Book: “The Bone Maker” by Sarah Beth Durst
Publication Info: Harper Voyager, March 2021
Where Did I Get this Book: Edelweiss+
Book Description: Twenty-five years ago, five heroes risked their lives to defeat the bone maker Eklor—a corrupt magician who created an inhuman army using animal bones. But victory came at a tragic price. Only four of the heroes survived.
Since then, Kreya, the group’s leader, has exiled herself to a remote tower and devoted herself to one purpose: resurrecting her dead husband. But such a task requires both a cache of human bones and a sacrifice—for each day he lives, she will live one less.
She’d rather live one year with her husband than a hundred without him, but using human bones for magic is illegal in Vos. The dead are burned—as are any bone workers who violate the law. Yet Kreya knows where she can find the bones she needs: the battlefield where her husband and countless others lost their lives. But defying the laws of the land exposes a terrible possibility. Maybe the dead don’t rest in peace after all.
Five warriors—one broken, one gone soft, one pursuing a simple life, one stuck in the past, and one who should be dead. Their story should have been finished. But evil doesn’t stop just because someone once said, “the end.”
Review: Sarah Beth Durst has always been a bit of a hit or miss author for me. When she’s on her game, I really love her books. But there are others of her titles that have really not worked for me. So I never quite know which one I’m going to get when I pick up a new book by her. But this one, with its interesting premise and its focus on an older woman as its heroine, sounded like something that would be right up my alley!
What was a day of triumph to the nation was a day of horror to Kreya. While she and her four companions were successful in the heroic mission they set out upon, to take down the viscous bone maker Eklor, Kreya lost her husband in the process. Now, years later, Kreya is living as a recluse, desperately working forbidden magic to buy just one more day with her lost love. When she seeks out a method to work this magic on a more long-term basis, she discovers horrors that she thought were long ago settled. Now she and the others must grapple with the reality that their story may not actually be finished, and they’re not sure they can win this time.
This book checked two boxes of interest for me. Recently, I’ve really been enjoying stories that look at the “after” of heroic tales. Veronica Roth’s “Chosen” was one of my favorite reads last year and dealt with this very topic. While both that book and this one essentially present the same story, that the first “ending” wasn’t really the end at all but simply a pause on everything, they each tackle the topic of what life is like for these heroes in what they think is the end. While this book is mostly Kreysa’s story, Durst also offeres insights into the other heroes who fought alongside her. Through them all, we see the various methods each is using to handle an entire lifetime after such a momentous start. You save the world in your twenties…then what? Not only is the resulting PTSD and trauma something that must be carried afterwards, but the sense that one’s biggest moment in life is already behind one has to play with the mind. I really like the variety we see between the heroes and how they are all coping, nor not coping, with these challenges.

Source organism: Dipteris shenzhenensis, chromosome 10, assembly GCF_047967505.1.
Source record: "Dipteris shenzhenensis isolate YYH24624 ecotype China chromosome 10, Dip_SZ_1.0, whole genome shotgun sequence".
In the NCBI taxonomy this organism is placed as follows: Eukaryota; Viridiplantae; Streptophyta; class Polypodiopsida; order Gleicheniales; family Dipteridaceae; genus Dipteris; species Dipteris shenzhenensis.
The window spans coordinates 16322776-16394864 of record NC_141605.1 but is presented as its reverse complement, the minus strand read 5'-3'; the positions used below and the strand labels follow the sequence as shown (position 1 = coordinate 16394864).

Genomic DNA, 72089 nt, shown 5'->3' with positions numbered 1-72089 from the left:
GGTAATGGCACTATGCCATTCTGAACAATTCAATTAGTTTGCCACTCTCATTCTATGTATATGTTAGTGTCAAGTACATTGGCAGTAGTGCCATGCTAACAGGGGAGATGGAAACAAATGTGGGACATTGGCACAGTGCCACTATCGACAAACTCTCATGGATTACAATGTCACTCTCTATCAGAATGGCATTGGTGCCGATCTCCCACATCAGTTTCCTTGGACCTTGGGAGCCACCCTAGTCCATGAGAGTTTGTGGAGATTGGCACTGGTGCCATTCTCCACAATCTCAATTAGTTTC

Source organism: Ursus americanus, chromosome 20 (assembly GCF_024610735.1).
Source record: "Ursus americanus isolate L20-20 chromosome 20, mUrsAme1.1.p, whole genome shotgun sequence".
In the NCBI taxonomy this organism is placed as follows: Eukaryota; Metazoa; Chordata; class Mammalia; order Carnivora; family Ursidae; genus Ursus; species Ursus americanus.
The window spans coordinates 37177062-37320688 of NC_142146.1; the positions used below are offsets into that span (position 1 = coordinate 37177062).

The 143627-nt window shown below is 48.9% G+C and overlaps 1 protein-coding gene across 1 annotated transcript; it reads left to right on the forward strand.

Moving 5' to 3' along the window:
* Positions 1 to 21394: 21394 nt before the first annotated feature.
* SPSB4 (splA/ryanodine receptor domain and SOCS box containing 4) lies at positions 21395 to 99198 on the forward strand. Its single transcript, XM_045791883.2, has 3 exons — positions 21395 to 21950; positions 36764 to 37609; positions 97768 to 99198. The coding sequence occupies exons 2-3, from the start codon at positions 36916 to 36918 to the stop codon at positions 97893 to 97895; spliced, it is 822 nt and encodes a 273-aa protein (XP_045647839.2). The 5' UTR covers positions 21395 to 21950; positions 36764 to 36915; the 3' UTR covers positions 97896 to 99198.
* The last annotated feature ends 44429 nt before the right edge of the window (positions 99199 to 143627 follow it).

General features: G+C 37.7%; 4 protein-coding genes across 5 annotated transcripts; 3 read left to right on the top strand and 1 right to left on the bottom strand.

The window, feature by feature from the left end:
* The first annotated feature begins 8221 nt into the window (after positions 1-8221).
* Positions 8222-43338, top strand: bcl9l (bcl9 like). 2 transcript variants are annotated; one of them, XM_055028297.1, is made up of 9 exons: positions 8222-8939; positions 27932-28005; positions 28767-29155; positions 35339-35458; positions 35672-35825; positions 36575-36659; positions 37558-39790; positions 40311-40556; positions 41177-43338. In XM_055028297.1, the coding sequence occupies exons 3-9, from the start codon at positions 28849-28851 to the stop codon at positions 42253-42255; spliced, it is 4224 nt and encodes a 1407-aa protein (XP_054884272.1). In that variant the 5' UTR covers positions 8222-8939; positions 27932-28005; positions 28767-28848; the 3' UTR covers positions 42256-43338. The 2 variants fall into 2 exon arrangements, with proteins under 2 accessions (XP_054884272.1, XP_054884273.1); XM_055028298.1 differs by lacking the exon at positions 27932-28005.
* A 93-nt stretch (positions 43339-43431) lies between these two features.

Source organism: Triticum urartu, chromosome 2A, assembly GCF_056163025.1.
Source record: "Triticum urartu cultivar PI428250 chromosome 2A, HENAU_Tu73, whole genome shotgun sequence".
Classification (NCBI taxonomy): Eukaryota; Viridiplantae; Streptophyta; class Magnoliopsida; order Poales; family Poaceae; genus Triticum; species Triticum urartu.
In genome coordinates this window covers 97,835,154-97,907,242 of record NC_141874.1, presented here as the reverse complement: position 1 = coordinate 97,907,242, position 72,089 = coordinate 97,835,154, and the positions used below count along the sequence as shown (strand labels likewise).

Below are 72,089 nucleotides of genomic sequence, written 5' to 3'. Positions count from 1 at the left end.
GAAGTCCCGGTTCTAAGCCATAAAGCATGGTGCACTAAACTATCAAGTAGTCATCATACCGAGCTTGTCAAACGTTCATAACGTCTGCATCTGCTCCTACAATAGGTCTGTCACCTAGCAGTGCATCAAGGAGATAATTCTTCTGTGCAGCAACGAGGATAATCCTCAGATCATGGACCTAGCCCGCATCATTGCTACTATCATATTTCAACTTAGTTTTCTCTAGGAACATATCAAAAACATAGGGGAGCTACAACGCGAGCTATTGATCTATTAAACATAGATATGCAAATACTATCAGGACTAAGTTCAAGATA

The second point of interest is its focus on an adult heroine. The book never specifies Kreya’s or her friends’ age, but we know their fight happened 25 years ago and that Kreya was married at the time. It’s like that she’s in her late forties or older. It’s always refreshing to read a book that focuses on older characters. By necessity, their lives look very different than the young adult heroes and heroines we so often see. Instead of new love, it’s often an established relationship or a second love. Instead of the challenges of coming into one’s power for the first time, it’s managing a life that has already contained a multitude of defining moments. Kreya and her friends have lived a quarter of a century’s worth of life since their grand adventure. During that time they’ve built lives and come to terms with the events of their youth. They also have to face these new challenges as the people they are now, not the people they were when they first fought their foe. There are both new strengths and challenges that come with taking up the mantle of heroism again later in life.
I specifically enjoyed the established romance between Kreya and her husband. We see all the strengths that have been built into it over the years of loving the same person. But there are also some unique challenges that come along with this. Specifically, of course, the fact that one member of the marriage has been dead on and off for the last 25 years…but it also speaks to the way that relationships grow and change alongside the individuals in them.
The only ding I have against the book is that the world-building and magic system are kind of simplistic and lack detail and depth. There are some cool monsters that live in a particular forest, some magically-operated cable cars, and a few other things. But none of them are described very fully or really made to feel like they are part of a fully-realized world. However, it was also clear that the focus of the book was meant to be largely about its characters, so while the world wasn’t very complex, I wasn’t necessarily feeling that it was lacking while I was reading. Fans of Durst’s work are sure to enjoy this, and fantasy lovers who prefer a more mature hero and stories focused on the “after” of the heroic journey should definitely check it out!
Rating 9: A very enjoyable, fast read that highlights the fact that no hero’s journey is every really over.
“The Bone Maker” isn’t on many Goodreads lists, but it is on Can’t Wait Sci-Fi/Fantasy of 2021.
Find “The Bone Maker” at your library using WorldCat!